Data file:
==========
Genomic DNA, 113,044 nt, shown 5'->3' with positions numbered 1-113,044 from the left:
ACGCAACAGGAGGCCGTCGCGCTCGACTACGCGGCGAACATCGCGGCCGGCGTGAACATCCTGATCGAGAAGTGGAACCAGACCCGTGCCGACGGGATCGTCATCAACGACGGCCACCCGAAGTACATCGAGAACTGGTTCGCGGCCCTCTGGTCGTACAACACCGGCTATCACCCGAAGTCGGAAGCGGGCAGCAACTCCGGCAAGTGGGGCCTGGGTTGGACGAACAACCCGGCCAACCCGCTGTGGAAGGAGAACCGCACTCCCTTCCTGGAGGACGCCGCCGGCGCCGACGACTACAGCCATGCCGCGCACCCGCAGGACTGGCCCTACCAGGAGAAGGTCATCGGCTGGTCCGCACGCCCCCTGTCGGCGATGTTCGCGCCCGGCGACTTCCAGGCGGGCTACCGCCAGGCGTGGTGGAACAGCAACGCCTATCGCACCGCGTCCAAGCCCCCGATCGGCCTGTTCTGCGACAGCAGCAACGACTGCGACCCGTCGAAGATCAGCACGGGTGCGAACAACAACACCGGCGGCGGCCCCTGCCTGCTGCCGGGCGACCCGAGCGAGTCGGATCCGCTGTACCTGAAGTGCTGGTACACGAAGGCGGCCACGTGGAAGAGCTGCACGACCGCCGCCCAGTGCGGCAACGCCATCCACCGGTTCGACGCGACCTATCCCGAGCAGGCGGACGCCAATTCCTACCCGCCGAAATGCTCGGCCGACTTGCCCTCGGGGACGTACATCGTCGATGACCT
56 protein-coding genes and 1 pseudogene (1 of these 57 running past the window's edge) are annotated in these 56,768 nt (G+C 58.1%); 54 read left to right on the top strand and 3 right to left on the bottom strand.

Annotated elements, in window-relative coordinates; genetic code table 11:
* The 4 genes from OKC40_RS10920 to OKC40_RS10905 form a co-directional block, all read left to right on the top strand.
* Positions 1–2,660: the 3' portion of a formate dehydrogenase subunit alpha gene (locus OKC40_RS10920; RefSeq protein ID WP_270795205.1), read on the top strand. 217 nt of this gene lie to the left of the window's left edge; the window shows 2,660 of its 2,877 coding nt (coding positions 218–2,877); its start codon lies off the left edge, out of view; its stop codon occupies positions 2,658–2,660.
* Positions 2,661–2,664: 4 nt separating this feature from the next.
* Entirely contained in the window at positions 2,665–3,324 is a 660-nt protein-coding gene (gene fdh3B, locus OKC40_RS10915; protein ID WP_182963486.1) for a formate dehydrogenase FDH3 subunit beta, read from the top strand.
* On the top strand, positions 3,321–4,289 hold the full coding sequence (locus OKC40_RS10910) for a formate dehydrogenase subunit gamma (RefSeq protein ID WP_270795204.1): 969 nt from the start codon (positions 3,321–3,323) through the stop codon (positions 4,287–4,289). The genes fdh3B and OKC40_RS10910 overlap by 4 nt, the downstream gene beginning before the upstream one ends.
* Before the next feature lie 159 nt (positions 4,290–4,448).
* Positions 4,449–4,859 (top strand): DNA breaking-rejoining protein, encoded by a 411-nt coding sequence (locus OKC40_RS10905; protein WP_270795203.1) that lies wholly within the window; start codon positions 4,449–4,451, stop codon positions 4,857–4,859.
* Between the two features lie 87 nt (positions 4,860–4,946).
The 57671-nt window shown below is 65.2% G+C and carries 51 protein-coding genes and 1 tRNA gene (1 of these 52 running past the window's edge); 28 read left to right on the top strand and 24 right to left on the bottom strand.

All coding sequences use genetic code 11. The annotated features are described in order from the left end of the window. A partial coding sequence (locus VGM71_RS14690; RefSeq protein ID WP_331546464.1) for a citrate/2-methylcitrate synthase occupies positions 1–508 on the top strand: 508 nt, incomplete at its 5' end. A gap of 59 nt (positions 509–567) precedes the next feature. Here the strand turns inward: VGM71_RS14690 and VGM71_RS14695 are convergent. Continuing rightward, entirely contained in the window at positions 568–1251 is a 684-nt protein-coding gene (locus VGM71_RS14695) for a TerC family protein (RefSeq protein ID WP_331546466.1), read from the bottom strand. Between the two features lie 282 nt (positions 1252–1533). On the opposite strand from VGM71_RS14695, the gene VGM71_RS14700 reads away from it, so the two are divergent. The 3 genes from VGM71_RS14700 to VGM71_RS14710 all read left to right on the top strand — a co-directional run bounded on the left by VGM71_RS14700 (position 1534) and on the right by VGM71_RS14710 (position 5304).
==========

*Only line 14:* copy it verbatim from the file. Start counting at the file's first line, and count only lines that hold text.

All coding sequences use genetic code 11. The annotated features are described in order from the left end of the window. A partial coding sequence (locus VGM71_RS14690; RefSeq protein ID WP_331546464.1) for a citrate/2-methylcitrate synthase occupies positions 1–508 on the top strand: 508 nt, incomplete at its 5' end. A gap of 59 nt (positions 509–567) precedes the next feature. Here the strand turns inward: VGM71_RS14690 and VGM71_RS14695 are convergent. Continuing rightward, entirely contained in the window at positions 568–1251 is a 684-nt protein-coding gene (locus VGM71_RS14695) for a TerC family protein (RefSeq protein ID WP_331546466.1), read from the bottom strand. Between the two features lie 282 nt (positions 1252–1533). On the opposite strand from VGM71_RS14695, the gene VGM71_RS14700 reads away from it, so the two are divergent. The 3 genes from VGM71_RS14700 to VGM71_RS14710 all read left to right on the top strand — a co-directional run bounded on the left by VGM71_RS14700 (position 1534) and on the right by VGM71_RS14710 (position 5304).